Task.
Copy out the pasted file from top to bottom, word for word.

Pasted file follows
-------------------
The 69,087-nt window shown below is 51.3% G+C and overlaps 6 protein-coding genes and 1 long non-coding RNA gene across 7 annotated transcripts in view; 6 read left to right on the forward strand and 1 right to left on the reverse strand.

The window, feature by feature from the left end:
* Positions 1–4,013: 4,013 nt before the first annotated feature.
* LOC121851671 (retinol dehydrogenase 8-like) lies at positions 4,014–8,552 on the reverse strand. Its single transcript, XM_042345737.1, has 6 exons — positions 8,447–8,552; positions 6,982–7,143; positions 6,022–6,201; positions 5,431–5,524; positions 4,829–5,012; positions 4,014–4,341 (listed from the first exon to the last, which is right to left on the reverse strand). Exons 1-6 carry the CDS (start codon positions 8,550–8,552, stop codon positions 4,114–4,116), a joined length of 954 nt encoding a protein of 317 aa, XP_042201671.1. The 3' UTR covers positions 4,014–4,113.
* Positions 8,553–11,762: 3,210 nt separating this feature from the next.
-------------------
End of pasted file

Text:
The 69,087-nt window shown below is 51.3% G+C and overlaps 6 protein-coding genes and 1 long non-coding RNA gene across 7 annotated transcripts in view; 6 read left to right on the forward strand and 1 right to left on the reverse strand.

The window, feature by feature from the left end:
* Positions 1–4,013: 4,013 nt before the first annotated feature.
* LOC121851671 (retinol dehydrogenase 8-like) lies at positions 4,014–8,552 on the reverse strand. Its single transcript, XM_042345737.1, has 6 exons — positions 8,447–8,552; positions 6,982–7,143; positions 6,022–6,201; positions 5,431–5,524; positions 4,829–5,012; positions 4,014–4,341 (listed from the first exon to the last, which is right to left on the reverse strand). Exons 1-6 carry the CDS (start codon positions 8,550–8,552, stop codon positions 4,114–4,116), a joined length of 954 nt encoding a protein of 317 aa, XP_042201671.1. The 3' UTR covers positions 4,014–4,113.
* Positions 8,553–11,762: 3,210 nt separating this feature from the next.